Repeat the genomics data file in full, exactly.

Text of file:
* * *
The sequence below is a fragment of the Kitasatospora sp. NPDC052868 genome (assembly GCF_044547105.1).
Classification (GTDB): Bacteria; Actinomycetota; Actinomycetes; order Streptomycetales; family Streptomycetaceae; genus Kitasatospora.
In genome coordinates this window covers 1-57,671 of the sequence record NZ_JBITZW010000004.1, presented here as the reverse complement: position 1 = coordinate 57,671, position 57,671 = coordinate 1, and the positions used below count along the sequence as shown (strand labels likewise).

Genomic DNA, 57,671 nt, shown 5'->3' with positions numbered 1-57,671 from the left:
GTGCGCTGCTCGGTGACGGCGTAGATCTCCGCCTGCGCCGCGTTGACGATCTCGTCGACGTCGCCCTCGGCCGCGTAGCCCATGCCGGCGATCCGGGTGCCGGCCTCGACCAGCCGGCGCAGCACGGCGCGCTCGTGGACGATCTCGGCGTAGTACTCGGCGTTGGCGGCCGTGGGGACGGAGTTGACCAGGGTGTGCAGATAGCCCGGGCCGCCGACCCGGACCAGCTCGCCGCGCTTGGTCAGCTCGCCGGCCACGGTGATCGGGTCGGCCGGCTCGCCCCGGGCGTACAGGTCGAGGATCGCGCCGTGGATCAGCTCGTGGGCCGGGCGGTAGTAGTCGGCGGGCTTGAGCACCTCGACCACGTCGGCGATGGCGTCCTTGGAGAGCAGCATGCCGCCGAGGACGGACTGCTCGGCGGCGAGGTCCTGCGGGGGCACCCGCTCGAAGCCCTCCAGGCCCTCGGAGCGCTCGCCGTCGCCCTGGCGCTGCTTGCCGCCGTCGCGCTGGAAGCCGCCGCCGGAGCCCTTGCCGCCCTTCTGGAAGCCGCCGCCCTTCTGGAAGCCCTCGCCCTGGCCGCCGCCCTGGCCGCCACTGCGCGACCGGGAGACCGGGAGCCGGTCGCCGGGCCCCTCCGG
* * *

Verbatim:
The sequence below is a fragment of the Kitasatospora sp. NPDC052868 genome (assembly GCF_044547105.1).
Classification (GTDB): Bacteria; Actinomycetota; Actinomycetes; order Streptomycetales; family Streptomycetaceae; genus Kitasatospora.
In genome coordinates this window covers 1-57,671 of the sequence record NZ_JBITZW010000004.1, presented here as the reverse complement: position 1 = coordinate 57,671, position 57,671 = coordinate 1, and the positions used below count along the sequence as shown (strand labels likewise).

Genomic DNA, 57,671 nt, shown 5'->3' with positions numbered 1-57,671 from the left:
GTGCGCTGCTCGGTGACGGCGTAGATCTCCGCCTGCGCCGCGTTGACGATCTCGTCGACGTCGCCCTCGGCCGCGTAGCCCATGCCGGCGATCCGGGTGCCGGCCTCGACCAGCCGGCGCAGCACGGCGCGCTCGTGGACGATCTCGGCGTAGTACTCGGCGTTGGCGGCCGTGGGGACGGAGTTGACCAGGGTGTGCAGATAGCCCGGGCCGCCGACCCGGACCAGCTCGCCGCGCTTGGTCAGCTCGCCGGCCACGGTGATCGGGTCGGCCGGCTCGCCCCGGGCGTACAGGTCGAGGATCGCGCCGTGGATCAGCTCGTGGGCCGGGCGGTAGTAGTCGGCGGGCTTGAGCACCTCGACCACGTCGGCGATGGCGTCCTTGGAGAGCAGCATGCCGCCGAGGACGGACTGCTCGGCGGCGAGGTCCTGCGGGGGCACCCGCTCGAAGCCCTCCAGGCCCTCGGAGCGCTCGCCGTCGCCCTGGCGCTGCTTGCCGCCGTCGCGCTGGAAGCCGCCGCCGGAGCCCTTGCCGCCCTTCTGGAAGCCGCCGCCCTTCTGGAAGCCCTCGCCCTGGCCGCCGCCCTGGCCGCCACTGCGCGACCGGGAGACCGGGAGCCGGTCGCCGGGCCCCTCCGG